do you know of any blogs similar to yours more centered around african american locs


There are many blogs I follow specifically about locs. However, I am not aware of one that is as information-oriented as we are. Most feature more photos than advice. Unfortunately, information-oriented blogs about locs are sparse on Tumblr, and you’re better off looking into natural hair forums and social networking groups.

Off the top of my head, there are the following on Tumblr:

  • Lovedivika — Mostly photos, but can answer questions and has a lovely YouTube channel with information.
  • Menwithlocs — Photos, bios, and care regimens.
  • IllyLussiano — A professional hair stylist who has locs and can answer questions, though that is not the focus of her blog.

This blog features photos from people of all backgrounds, and a majority of our photo queue is comprised of people of color. Despite that, a lot of our advice is geared toward straight and wavy hair, simply because those are the kinds of questions we receive, and we cannot control that.

However, as a black person myself, we are more than happy and very much able to answer locs-related questions. We would not only love to help, but it would also be beneficial to us by expanding our reach and fulfilling our mission of equal representation.

– KJ


Thank you for the information! I have very strong hair- even with all the processing I’ve had done, I’m sure it’ll be fine! Will I be able to use a toner on them afterwards? If so, is there a specific type I should use that has no residue or that is specifically made for dreadlocks? Sorry for all the questions, google is not helping me at all!


Any toner that is designed for human hair is fine to use on locks. What usually causes residue is improper rinsing. So as long as you commit to rinsing until your water runoff is 100% (not 99%!) clear, then you’ll be fine!

“Residue free” products are designed to help minimize residue, but are not guaranteed to avoid residue. Everything is in the rinsing. Almost all shampoos, hair colors, and conditioners are A-okay to use on locks so long as you commit yourself to a rigorous rinse after each usage.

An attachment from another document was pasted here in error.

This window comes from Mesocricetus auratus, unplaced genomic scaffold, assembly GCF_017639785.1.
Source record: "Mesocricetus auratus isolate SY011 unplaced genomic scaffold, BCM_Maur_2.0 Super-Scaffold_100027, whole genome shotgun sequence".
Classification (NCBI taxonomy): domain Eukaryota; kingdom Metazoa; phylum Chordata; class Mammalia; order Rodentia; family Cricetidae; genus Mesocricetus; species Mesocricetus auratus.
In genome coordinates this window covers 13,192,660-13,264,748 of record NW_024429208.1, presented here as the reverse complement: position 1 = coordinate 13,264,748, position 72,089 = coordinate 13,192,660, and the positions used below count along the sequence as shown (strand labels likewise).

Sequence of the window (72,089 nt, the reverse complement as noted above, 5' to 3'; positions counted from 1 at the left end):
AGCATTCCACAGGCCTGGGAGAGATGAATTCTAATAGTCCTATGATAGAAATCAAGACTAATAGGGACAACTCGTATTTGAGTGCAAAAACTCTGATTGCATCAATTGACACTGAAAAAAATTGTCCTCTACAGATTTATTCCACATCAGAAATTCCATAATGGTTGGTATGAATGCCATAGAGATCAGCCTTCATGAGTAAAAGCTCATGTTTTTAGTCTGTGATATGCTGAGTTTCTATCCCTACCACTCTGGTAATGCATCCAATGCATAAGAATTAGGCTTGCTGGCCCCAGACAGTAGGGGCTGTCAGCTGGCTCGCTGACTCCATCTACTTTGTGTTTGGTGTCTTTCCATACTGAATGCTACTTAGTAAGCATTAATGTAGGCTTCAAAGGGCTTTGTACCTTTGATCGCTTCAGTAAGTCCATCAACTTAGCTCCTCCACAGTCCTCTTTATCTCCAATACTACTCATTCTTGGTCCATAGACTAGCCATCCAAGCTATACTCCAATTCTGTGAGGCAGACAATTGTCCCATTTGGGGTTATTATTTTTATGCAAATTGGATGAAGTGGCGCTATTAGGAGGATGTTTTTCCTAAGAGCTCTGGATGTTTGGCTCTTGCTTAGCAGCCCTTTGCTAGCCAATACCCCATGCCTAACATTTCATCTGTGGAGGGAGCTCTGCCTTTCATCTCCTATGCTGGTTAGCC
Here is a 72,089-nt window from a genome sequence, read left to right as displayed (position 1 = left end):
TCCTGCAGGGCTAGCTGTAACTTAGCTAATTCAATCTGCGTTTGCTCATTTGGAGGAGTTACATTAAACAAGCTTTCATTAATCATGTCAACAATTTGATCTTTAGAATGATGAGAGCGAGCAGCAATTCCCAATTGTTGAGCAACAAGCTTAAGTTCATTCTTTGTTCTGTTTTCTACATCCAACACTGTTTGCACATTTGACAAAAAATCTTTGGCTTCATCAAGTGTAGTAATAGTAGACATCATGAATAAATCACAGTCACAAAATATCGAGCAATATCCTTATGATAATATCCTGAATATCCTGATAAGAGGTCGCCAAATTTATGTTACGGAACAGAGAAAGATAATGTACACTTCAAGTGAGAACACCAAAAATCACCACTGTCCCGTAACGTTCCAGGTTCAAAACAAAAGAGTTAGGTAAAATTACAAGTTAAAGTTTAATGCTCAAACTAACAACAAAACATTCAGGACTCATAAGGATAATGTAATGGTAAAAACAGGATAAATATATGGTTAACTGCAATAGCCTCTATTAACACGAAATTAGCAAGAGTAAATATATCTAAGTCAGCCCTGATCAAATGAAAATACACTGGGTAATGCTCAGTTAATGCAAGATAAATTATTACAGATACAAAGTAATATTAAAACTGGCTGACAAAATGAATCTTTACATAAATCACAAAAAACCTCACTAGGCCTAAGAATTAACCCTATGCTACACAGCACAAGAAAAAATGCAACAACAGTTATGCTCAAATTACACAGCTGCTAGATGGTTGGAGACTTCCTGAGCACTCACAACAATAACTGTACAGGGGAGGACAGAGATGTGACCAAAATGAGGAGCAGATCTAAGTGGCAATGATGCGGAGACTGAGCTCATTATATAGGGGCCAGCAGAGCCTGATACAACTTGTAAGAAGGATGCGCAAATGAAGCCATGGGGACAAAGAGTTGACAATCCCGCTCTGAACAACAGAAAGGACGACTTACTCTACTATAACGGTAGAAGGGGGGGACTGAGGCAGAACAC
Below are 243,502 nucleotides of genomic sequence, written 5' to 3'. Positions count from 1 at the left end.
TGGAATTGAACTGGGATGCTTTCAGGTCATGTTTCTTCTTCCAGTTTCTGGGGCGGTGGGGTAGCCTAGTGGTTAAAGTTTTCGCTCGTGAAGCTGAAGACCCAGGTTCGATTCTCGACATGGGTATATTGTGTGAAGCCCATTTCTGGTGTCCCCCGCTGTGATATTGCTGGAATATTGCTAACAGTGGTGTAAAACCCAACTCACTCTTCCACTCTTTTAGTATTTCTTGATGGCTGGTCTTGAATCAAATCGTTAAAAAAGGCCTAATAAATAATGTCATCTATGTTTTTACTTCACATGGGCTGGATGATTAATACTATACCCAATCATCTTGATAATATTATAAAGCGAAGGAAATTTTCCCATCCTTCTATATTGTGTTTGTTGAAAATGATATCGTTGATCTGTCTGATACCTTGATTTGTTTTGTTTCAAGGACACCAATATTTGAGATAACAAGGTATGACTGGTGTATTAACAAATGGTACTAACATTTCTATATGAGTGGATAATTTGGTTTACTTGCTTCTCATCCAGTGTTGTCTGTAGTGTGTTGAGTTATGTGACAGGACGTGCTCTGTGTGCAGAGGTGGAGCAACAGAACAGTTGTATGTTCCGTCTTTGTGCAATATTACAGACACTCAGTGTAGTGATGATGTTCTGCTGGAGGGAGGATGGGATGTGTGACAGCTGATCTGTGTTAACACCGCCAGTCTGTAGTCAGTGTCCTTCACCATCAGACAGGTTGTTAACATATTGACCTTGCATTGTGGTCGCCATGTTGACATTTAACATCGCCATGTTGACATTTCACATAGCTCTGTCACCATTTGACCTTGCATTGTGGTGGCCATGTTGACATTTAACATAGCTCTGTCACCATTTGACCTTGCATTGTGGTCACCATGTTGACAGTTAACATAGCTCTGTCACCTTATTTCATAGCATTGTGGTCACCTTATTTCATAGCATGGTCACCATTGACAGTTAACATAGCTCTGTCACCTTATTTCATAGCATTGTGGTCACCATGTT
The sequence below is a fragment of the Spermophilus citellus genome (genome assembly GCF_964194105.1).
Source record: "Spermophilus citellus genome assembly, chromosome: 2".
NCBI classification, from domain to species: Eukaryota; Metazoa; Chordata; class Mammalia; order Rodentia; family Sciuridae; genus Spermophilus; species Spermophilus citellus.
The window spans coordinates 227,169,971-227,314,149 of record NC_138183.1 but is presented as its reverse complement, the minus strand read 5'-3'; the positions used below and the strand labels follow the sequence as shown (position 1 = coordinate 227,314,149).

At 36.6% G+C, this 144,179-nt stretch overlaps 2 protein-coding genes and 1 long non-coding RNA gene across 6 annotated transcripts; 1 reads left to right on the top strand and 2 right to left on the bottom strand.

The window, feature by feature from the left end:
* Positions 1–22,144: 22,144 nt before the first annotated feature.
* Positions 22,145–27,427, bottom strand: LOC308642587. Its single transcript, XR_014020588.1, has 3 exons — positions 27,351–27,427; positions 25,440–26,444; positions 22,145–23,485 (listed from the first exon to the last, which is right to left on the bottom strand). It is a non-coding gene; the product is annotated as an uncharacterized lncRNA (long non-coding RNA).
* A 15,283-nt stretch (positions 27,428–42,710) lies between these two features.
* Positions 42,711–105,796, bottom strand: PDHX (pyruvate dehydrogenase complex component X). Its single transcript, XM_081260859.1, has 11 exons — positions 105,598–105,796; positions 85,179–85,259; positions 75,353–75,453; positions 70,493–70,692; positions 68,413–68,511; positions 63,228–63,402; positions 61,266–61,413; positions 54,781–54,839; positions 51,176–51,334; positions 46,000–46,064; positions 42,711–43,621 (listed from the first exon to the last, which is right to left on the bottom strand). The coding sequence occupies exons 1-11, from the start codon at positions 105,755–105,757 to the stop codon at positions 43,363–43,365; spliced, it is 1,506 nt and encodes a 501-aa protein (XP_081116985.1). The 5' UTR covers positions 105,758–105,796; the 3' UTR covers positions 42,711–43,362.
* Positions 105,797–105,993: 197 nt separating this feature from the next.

– KJ

hello this maybe is a stupid question but . if dreadlocks get thicker in my case type 1 hair i saw in here they double the size somethinmes, should i not put beads in the first month or months? so they can get thiker free as they want ? thank you love

Hello there. 

You can put beads in, just be sure to move them around, take them out, and don’t leave them on the same exact spot for 3 months. 

Your locks can shrink up around the bead and make it a permanent bead. You’ll have a fatty lock below, a fatty lock above, and a leetle skinny lock through the middle of the bead. 

So, as long as you move the bead up and down your lock every few days, change its location every week or so, or completely remove it sometimes, it will not become a permanent fixture of your locks. 

That said, beads will only keep your lock skinny immediately under the bead. So, if you leave a bead in for a long time, like I said- the lock will thicken normally above and below it. It won’t interfere with the overall thickening of your locks. 
Hypothetically, though, if you wore heavy beads on every single one of your locks near the ends, and weighed all of your locks down, the gravity could “pull” on your locks and prevent them from getting to their maximum thickness. However that is kind of not something people do, so don’t worry!